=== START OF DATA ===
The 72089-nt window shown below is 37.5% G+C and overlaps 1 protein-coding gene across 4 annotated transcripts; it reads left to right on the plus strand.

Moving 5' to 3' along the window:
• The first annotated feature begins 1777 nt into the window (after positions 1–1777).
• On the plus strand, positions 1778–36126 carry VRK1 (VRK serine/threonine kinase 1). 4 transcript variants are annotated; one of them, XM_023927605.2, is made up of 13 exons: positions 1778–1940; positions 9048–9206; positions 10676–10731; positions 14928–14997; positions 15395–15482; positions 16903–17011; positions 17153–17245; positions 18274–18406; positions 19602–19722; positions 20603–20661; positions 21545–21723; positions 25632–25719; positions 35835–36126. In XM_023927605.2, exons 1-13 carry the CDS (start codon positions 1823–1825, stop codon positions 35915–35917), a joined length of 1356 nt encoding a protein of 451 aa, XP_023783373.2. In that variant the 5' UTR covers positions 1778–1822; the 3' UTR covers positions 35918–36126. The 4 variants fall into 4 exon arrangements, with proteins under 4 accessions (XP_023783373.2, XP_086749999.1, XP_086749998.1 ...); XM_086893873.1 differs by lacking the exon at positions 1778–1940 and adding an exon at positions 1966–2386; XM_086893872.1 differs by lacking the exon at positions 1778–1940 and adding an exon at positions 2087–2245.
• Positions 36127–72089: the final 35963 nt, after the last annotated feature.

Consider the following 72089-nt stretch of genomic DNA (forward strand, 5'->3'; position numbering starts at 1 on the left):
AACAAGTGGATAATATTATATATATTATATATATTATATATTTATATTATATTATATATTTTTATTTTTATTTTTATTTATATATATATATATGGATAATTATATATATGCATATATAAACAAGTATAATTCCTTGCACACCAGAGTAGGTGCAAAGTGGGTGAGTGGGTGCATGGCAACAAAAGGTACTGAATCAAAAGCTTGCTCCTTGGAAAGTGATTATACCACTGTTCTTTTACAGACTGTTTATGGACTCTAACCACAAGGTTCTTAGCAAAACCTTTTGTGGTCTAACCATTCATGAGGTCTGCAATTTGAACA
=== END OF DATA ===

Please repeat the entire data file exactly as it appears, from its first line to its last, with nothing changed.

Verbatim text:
The 72089-nt window shown below is 37.5% G+C and overlaps 1 protein-coding gene across 4 annotated transcripts; it reads left to right on the plus strand.

Moving 5' to 3' along the window:
• The first annotated feature begins 1777 nt into the window (after positions 1–1777).
• On the plus strand, positions 1778–36126 carry VRK1 (VRK serine/threonine kinase 1). 4 transcript variants are annotated; one of them, XM_023927605.2, is made up of 13 exons: positions 1778–1940; positions 9048–9206; positions 10676–10731; positions 14928–14997; positions 15395–15482; positions 16903–17011; positions 17153–17245; positions 18274–18406; positions 19602–19722; positions 20603–20661; positions 21545–21723; positions 25632–25719; positions 35835–36126. In XM_023927605.2, exons 1-13 carry the CDS (start codon positions 1823–1825, stop codon positions 35915–35917), a joined length of 1356 nt encoding a protein of 451 aa, XP_023783373.2. In that variant the 5' UTR covers positions 1778–1822; the 3' UTR covers positions 35918–36126. The 4 variants fall into 4 exon arrangements, with proteins under 4 accessions (XP_023783373.2, XP_086749999.1, XP_086749998.1 ...); XM_086893873.1 differs by lacking the exon at positions 1778–1940 and adding an exon at positions 1966–2386; XM_086893872.1 differs by lacking the exon at positions 1778–1940 and adding an exon at positions 2087–2245.
• Positions 36127–72089: the final 35963 nt, after the last annotated feature.

Consider the following 72089-nt stretch of genomic DNA (forward strand, 5'->3'; position numbering starts at 1 on the left):
AACAAGTGGATAATATTATATATATTATATATATTATATATTTATATTATATTATATATTTTTATTTTTATTTTTATTTATATATATATATATGGATAATTATATATATGCATATATAAACAAGTATAATTCCTTGCACACCAGAGTAGGTGCAAAGTGGGTGAGTGGGTGCATGGCAACAAAAGGTACTGAATCAAAAGCTTGCTCCTTGGAAAGTGATTATACCACTGTTCTTTTACAGACTGTTTATGGACTCTAACCACAAGGTTCTTAGCAAAACCTTTTGTGGTCTAACCATTCATGAGGTCTGCAATTTGAACA